|Oregon State Bar Bulletin NOVEMBER 2006|
|Rosenblum: "It is instinctively important to me to try to make the profession more diverse, and to be involved in judicial ethics.|
Because she did not want her generation that finished law school in the mid-’70s to be "the first and last" where women had more than token representation, Oregon Court of Appeals Judge Ellen F. Rosenblum has felt an obligation to be an active role model.
"It is instinctively important to me to try to make the profession more diverse, and to be involved in judicial ethics," says Rosenblum. In peer recognition of her dedication, this fall she was named chair of the Fellows of the American Bar Foundation. The foundation is an affiliate — what she calls the "intellectual arm" — of the American Bar Association, which conducts multidisciplinary empirical research to improve legal institutions.
Rosenblum, who grew up in Evanston, Ill., first heard about the foundation through her father, Victor, who was a law professor at Northwestern University for 47 years. The foundation rents space from the law school. She later became a fellow, and eventually Western regional chair.
It was not a foregone conclusion — at least to her — that Rosenblum, one of eight children, would become a lawyer just because of her father’s influence. She was the family member who argued the most at the dinner table, she says, but finished the University of Oregon at age 20 as a sociology major not knowing what she was going to do. After one year of unsatisfying work, she entered law school at the U of O more or less by default, feeling no particular aptitude for science, business or the arts.
Rosenblum clerked at and ended up working for "a very good, small firm" in Eugene, where she immediately was given the opportunity to argue cases before the Oregon Court of Appeals. She says this gave her the opportunity to do things she would not have gotten to do for years had she been with a larger firm. She had been one of the first "Nader’s Raiders" in Oregon, and expected to work for the Oregon State Public Interest Research Group or a similar organization, but liked the job she accepted.
She spent five years in private practice, which included representing author Ken Kesey in his lawsuit against the filmmaker of "One Flew Over the Cuckoo’s Nest," and continued to represent the Kesey family. She then served eight years as assistant U.S. attorney, first in Eugene for one year, and then in Portland. She was ready to move to a larger city, she says. She married Richard H. Meeker, who became publisher of Willamette Week. The couple raised two children, and all the while, Rosenblum continued to work as a federal prosecutor and later as a judge.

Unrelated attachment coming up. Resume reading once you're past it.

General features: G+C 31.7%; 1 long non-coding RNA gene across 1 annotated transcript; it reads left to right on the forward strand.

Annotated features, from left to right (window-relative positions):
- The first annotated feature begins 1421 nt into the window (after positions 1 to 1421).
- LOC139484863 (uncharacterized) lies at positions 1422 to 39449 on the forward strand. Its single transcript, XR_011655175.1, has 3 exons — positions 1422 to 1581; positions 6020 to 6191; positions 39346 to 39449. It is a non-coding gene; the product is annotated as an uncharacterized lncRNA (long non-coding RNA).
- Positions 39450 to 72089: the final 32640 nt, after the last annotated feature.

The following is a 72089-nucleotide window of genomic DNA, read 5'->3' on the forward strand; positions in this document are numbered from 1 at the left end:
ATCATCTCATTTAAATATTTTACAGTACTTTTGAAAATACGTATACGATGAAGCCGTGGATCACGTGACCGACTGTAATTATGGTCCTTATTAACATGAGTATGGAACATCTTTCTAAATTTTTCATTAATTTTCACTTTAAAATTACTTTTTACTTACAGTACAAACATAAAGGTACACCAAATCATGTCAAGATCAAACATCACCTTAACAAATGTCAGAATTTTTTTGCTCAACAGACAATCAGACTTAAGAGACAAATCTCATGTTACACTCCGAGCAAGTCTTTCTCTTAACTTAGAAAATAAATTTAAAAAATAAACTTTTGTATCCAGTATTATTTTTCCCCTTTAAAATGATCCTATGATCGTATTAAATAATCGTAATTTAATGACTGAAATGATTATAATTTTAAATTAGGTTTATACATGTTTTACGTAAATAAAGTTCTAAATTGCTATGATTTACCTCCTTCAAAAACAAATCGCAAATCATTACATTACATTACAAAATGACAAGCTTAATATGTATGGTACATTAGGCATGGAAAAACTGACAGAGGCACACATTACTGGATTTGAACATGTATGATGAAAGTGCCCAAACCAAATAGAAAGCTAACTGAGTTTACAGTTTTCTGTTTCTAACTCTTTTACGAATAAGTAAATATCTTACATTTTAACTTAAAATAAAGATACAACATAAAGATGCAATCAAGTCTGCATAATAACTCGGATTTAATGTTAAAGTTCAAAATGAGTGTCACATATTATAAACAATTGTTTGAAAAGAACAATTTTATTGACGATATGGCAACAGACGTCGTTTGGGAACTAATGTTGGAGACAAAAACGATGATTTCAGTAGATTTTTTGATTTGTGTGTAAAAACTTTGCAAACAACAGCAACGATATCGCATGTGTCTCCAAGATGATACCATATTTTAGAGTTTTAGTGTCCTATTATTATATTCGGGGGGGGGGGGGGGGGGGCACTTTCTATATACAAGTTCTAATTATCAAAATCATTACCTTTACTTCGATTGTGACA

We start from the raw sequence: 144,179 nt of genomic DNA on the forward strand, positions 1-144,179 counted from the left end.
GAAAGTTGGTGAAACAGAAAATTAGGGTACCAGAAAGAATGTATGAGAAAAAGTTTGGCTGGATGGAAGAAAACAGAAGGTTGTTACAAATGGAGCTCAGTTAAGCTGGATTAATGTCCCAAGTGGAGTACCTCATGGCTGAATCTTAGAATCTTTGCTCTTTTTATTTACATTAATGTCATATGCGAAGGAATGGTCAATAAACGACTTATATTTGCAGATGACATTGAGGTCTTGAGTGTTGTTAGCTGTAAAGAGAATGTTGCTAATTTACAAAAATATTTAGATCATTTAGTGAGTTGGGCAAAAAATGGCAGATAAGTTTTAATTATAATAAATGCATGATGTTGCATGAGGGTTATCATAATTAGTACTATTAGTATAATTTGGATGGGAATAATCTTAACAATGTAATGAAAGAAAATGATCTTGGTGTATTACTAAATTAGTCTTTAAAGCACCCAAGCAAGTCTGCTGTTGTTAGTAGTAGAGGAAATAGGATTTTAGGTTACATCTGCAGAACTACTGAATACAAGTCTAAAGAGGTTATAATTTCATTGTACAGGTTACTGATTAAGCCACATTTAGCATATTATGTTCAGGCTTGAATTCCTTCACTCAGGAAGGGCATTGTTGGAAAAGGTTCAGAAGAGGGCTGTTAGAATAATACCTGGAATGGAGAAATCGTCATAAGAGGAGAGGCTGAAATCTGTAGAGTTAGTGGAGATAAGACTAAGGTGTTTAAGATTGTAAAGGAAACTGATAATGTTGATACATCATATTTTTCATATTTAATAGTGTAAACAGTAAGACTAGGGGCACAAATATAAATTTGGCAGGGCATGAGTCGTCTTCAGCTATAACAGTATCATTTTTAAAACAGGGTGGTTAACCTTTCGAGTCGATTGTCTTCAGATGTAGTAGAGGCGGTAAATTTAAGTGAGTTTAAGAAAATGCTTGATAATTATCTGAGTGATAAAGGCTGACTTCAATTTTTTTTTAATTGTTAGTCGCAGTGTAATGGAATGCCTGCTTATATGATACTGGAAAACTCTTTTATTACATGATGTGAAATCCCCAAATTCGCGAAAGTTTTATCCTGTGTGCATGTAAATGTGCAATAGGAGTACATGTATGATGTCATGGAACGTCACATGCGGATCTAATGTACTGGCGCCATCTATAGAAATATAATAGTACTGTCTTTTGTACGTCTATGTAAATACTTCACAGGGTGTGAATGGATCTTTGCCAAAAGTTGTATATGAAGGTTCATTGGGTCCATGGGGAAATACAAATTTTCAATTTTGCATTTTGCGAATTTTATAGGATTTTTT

As she litigated more and more cases, Rosenblum’s interest in becoming a judge developed gradually. "Observing what they did, I thought: Maybe I could do that, as well or better," she says, noting that for years, there were few female judges. "A lot of my motivation was to develop the diversity in Oregon of the bar and the bench."
In 1989, she was appointed to the Multnomah County District Court, and four years later, to the Circuit Court. She spent a combined total of 16 years at what became the Circuit Court. In 2005, Gov. Ted Kulongoski appointed her to the Court of Appeals.
Out of court, Rosenblum loves singing. For her 50th birthday, she rented a club and invited 120 friends to her one-woman show.
Rosenblum’s volunteer work is vast. She chaired the Oregon Judicial Conference Judicial Conduct Committee for nine years. It issues ethics advisory opinions to judges and judicial candidates based on the Oregon Code of Judicial Conduct. She served as president of the Owen M. Panner American Inn of Court; initiated the Courthouse Connections program of Oregon Women Lawyers; and speaks frequently on attorney and judicial ethics, as well as motion and trial practice.
Rosenblum has been a member of the American Bar Association House of Delegates since 1988. She became an ABA member right out of law school, a gift from her father to encourage her involvement. Her ABA work has included serving as secretary of the association; advising a commission that is revising the ABA Model Code of Judicial Conduct; serving on the ABA’s Coalition for Justice and its Commission on Racial and Ethnic Diversity in the Profession; and serving as special adviser to the ABA Standing Committee on Judicial Independence.
Rosenblum has received the Oregon Women Lawyers Justice Betty Roberts Award for promoting women in the profession; the Oregon State Bar President’s Public Service Award; Lewis & Clark Law School’s Andrea Swanner Redding Mentoring Award and Honorary Alumna Award; the University of Oregon Law School Meritorious Service Award; and the Multnomah Bar Association Award of Merit.
"I love being a judge, but I am not sure I would be happy simply judging," she says. "I think it’s very important for judges to be out there in the community, explaining what we do."
ABOUT THE AUTHOR
Cliff Collins is a Portland-area freelance writer and frequent contributor to the Bulletin.
© 2006 Cliff Collins